Aussie Power

Header-image-StephenBy Robert K Stephen (CSW)

(TORONTO, ON) – To be labelled a major wine producer in this world, countries need a good stock of both whites and reds from different geographical styles and terroirs, and to be able to export internationally. France and Italy come to mind, but the Australians muscle in the major category with reds, white, and sparklers.

Canada has the potential, but it will need more than ice-wine exported abroad before it becomes a major wine power? Sad but true, because Canada produces international-class reds, whites, sparklers, and sweet wines. But, aside from a couple of dusty bottles of Inniskillin white I once saw in Las Vegas, Canada is known only for its ice-wine.

The Custodian is a consistently good wine from Australia’s McLaren Vale.

Dark ruby in colour. A Grenache. Full of earth, blackberry, crème de cassis, raspberry, bacon, and freshly baked cherry pie.

On the palate, solid and thick tannins, but the finish is relatively short. Lots of black fruit and liquorice, but good acidity controls what might have otherwise been a fruit bomb.

Restrained but not quite elegant. Let it breathe a bit and a certain light elegance begins to sneak in. I’ve kept some Custodians for close to a decade and they do soften out a bit. (The Custodian 2012, McLaren Vale, d’Arenberg, McLaren Vale, 750 mL, 14.6%, LCBO #713040, $19.95, Square Media Group Rating 90/100) I would suggest this vintage is good until 2022. If you are drinking now, best to decant a half hour before pouring.

The Custodian is so decent let’s try another McLaren Vale by the name of Penny’s Hill Crackling Black Shiraz.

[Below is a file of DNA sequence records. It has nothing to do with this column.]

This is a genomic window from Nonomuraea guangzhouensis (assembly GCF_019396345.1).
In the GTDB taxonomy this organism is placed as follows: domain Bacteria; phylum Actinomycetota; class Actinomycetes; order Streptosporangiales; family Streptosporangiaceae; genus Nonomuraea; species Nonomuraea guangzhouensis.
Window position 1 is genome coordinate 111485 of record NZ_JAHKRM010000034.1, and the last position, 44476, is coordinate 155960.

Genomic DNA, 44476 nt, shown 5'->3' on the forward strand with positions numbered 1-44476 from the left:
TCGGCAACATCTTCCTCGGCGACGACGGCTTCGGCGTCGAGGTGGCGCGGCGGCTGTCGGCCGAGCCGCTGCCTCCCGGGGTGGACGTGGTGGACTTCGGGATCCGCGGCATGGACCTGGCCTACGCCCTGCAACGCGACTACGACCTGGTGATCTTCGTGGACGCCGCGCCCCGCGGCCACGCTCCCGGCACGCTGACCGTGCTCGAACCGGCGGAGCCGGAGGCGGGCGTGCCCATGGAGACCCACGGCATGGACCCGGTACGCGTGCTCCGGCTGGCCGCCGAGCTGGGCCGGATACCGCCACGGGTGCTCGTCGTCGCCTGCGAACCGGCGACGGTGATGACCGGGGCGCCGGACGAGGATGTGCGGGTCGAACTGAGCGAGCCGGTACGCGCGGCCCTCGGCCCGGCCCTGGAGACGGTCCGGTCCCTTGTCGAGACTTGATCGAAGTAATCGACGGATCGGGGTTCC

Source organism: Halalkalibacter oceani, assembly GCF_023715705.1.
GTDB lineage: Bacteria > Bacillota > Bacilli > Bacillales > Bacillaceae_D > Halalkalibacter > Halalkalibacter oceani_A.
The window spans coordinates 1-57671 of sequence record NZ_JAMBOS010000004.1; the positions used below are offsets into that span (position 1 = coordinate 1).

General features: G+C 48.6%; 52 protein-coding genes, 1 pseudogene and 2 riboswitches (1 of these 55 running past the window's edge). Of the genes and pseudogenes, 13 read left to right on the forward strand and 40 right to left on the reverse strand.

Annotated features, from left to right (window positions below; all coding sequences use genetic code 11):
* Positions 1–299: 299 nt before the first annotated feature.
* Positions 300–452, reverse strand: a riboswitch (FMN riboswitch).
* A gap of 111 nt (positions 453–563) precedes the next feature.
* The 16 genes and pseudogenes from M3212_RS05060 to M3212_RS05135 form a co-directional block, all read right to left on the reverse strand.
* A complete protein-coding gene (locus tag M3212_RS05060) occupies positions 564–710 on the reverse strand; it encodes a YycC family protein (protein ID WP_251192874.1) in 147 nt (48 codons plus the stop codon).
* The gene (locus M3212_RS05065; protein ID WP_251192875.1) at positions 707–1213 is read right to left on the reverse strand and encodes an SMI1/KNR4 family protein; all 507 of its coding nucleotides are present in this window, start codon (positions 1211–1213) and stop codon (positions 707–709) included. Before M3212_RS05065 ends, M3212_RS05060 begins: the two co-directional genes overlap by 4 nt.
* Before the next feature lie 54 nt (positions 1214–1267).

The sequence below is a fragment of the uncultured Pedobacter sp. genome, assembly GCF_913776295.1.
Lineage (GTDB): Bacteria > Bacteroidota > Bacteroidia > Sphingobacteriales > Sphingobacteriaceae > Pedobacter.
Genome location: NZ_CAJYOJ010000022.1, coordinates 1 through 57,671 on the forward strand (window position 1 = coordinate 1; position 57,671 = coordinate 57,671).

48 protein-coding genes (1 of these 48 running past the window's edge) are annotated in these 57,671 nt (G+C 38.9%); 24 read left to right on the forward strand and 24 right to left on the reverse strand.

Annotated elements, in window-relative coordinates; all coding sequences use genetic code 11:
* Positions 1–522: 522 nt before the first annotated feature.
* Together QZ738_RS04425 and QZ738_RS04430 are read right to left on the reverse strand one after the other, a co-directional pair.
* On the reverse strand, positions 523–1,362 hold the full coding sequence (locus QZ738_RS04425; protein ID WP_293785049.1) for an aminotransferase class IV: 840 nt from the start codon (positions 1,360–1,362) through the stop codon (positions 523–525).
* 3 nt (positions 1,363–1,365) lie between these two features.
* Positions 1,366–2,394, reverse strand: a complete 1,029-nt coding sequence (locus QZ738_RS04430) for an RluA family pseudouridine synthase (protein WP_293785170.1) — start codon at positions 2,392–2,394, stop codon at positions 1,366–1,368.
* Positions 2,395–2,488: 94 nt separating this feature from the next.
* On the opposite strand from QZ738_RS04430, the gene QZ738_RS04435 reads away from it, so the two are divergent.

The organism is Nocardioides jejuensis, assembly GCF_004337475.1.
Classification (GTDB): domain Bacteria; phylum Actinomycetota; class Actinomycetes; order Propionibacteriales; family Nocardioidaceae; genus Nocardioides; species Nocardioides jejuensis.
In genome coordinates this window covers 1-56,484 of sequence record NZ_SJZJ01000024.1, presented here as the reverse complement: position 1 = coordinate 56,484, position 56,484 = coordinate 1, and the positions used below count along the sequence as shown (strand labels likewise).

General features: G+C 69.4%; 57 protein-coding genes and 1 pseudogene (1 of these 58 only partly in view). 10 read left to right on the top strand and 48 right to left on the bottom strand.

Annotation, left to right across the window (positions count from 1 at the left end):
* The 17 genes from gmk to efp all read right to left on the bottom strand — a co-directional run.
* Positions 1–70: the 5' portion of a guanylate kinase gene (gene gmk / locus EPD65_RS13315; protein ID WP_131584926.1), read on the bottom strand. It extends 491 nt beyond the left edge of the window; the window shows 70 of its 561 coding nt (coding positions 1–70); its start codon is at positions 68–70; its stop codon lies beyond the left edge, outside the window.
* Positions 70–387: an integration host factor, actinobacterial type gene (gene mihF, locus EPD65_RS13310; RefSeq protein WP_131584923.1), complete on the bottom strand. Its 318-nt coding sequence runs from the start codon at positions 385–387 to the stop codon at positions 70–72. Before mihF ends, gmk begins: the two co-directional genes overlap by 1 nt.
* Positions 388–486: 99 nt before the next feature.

It’s darker in colour than The Custodian. Almost black purplish. Lots of blackberry, pomegranate, and rich black cherry on the nose.

Restrained on the palate and, again, not a big jammy fruit bomb so many Aussie wines have been accused of being. Restrained notes of blackberry, black cherry, and blueberry pie kept in check, but a well measured dose of acidity.

Short finish with notes of chocolate and red plum. A respectable Shiraz; Syrah in the rest of the world. Pleasant and drinkable, but this is really a foodie wine. Not being a visitor of Australia I can’t really suggest a local food match, but dare I say a kangaroo steak? (Penny’s Hill Crackling Black 2013 Shiraz, 750 mL, $21.95, 14.5%, LCBO #396473, Square Media Group Rating 87/100)

Australia is a major Chardonnay producer. This Mr Riggs Cold Chalk Chardonnay is pale gold in colour.

On the nose there is definitely some oak to be picked up, but hardly distracting. Also, the usual suspects of apple, pear, and cantaloupe.